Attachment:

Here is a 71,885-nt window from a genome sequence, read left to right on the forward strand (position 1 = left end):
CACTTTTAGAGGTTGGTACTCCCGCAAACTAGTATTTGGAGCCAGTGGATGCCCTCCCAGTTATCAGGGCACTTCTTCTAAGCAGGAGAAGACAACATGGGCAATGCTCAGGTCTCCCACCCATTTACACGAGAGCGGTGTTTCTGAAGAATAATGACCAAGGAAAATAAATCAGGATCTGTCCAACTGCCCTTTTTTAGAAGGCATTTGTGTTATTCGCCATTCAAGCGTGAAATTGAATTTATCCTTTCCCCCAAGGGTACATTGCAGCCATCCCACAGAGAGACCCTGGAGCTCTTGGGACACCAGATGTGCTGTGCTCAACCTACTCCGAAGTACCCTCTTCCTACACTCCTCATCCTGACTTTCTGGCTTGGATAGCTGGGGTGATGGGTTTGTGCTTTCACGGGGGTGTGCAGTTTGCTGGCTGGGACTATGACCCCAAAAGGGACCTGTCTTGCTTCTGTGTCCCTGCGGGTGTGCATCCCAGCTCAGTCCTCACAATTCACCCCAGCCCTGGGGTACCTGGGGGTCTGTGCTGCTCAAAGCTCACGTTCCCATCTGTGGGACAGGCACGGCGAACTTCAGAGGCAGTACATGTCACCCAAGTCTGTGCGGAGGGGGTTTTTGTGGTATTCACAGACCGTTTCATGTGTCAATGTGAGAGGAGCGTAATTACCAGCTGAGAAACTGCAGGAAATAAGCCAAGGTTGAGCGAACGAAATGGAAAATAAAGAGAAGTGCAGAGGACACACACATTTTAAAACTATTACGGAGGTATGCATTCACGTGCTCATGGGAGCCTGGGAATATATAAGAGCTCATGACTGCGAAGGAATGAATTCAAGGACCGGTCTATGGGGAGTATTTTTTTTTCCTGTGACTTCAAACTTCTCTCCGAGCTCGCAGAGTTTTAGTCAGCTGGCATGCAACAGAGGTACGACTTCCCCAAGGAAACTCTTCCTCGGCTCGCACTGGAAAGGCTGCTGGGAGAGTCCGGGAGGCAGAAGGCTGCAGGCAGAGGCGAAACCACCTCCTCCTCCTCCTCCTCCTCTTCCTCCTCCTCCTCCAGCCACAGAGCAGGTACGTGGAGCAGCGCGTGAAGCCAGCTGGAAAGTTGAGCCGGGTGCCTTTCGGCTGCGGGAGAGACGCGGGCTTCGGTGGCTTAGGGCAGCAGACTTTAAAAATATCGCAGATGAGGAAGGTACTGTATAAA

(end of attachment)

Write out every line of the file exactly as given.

Here is a 71,885-nt window from a genome sequence, read left to right on the forward strand (position 1 = left end):
CACTTTTAGAGGTTGGTACTCCCGCAAACTAGTATTTGGAGCCAGTGGATGCCCTCCCAGTTATCAGGGCACTTCTTCTAAGCAGGAGAAGACAACATGGGCAATGCTCAGGTCTCCCACCCATTTACACGAGAGCGGTGTTTCTGAAGAATAATGACCAAGGAAAATAAATCAGGATCTGTCCAACTGCCCTTTTTTAGAAGGCATTTGTGTTATTCGCCATTCAAGCGTGAAATTGAATTTATCCTTTCCCCCAAGGGTACATTGCAGCCATCCCACAGAGAGACCCTGGAGCTCTTGGGACACCAGATGTGCTGTGCTCAACCTACTCCGAAGTACCCTCTTCCTACACTCCTCATCCTGACTTTCTGGCTTGGATAGCTGGGGTGATGGGTTTGTGCTTTCACGGGGGTGTGCAGTTTGCTGGCTGGGACTATGACCCCAAAAGGGACCTGTCTTGCTTCTGTGTCCCTGCGGGTGTGCATCCCAGCTCAGTCCTCACAATTCACCCCAGCCCTGGGGTACCTGGGGGTCTGTGCTGCTCAAAGCTCACGTTCCCATCTGTGGGACAGGCACGGCGAACTTCAGAGGCAGTACATGTCACCCAAGTCTGTGCGGAGGGGGTTTTTGTGGTATTCACAGACCGTTTCATGTGTCAATGTGAGAGGAGCGTAATTACCAGCTGAGAAACTGCAGGAAATAAGCCAAGGTTGAGCGAACGAAATGGAAAATAAAGAGAAGTGCAGAGGACACACACATTTTAAAACTATTACGGAGGTATGCATTCACGTGCTCATGGGAGCCTGGGAATATATAAGAGCTCATGACTGCGAAGGAATGAATTCAAGGACCGGTCTATGGGGAGTATTTTTTTTTCCTGTGACTTCAAACTTCTCTCCGAGCTCGCAGAGTTTTAGTCAGCTGGCATGCAACAGAGGTACGACTTCCCCAAGGAAACTCTTCCTCGGCTCGCACTGGAAAGGCTGCTGGGAGAGTCCGGGAGGCAGAAGGCTGCAGGCAGAGGCGAAACCACCTCCTCCTCCTCCTCCTCCTCTTCCTCCTCCTCCTCCAGCCACAGAGCAGGTACGTGGAGCAGCGCGTGAAGCCAGCTGGAAAGTTGAGCCGGGTGCCTTTCGGCTGCGGGAGAGACGCGGGCTTCGGTGGCTTAGGGCAGCAGACTTTAAAAATATCGCAGATGAGGAAGGTACTGTATAAA